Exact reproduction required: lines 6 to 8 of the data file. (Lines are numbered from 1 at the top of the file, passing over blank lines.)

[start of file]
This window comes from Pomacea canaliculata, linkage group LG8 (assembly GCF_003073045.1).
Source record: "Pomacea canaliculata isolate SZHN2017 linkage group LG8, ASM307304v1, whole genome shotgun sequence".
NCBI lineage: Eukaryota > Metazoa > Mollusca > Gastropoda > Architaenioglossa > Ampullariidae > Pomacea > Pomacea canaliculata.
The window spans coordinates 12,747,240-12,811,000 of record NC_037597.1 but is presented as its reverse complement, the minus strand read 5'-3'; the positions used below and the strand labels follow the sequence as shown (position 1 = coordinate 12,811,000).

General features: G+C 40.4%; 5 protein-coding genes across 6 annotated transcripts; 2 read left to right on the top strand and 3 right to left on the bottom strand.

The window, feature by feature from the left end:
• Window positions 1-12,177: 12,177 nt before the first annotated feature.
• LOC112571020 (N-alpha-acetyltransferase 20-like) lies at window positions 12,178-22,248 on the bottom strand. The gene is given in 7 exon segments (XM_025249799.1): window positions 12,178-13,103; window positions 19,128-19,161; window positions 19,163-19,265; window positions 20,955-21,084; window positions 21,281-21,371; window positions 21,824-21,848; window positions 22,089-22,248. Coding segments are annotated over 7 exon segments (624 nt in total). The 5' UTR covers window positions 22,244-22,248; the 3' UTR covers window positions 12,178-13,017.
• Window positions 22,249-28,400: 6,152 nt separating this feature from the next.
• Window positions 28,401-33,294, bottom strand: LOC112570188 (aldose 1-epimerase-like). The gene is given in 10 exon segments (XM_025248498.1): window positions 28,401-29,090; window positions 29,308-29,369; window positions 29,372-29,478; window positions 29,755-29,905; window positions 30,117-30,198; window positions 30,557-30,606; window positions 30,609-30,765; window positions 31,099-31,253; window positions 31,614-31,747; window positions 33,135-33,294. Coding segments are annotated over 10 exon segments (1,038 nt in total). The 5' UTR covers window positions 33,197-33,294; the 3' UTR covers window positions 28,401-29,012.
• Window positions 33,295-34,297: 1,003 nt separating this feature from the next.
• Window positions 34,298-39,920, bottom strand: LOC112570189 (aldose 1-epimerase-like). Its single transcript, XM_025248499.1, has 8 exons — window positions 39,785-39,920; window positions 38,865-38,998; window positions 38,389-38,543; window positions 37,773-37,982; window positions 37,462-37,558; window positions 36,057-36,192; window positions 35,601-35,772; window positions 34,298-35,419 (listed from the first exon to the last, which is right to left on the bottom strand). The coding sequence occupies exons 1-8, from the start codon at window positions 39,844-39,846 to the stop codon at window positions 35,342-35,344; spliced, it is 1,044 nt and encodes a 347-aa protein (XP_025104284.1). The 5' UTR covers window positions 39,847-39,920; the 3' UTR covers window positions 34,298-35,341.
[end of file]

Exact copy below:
The window, feature by feature from the left end:
• Window positions 1-12,177: 12,177 nt before the first annotated feature.
• LOC112571020 (N-alpha-acetyltransferase 20-like) lies at window positions 12,178-22,248 on the bottom strand. The gene is given in 7 exon segments (XM_025249799.1): window positions 12,178-13,103; window positions 19,128-19,161; window positions 19,163-19,265; window positions 20,955-21,084; window positions 21,281-21,371; window positions 21,824-21,848; window positions 22,089-22,248. Coding segments are annotated over 7 exon segments (624 nt in total). The 5' UTR covers window positions 22,244-22,248; the 3' UTR covers window positions 12,178-13,017.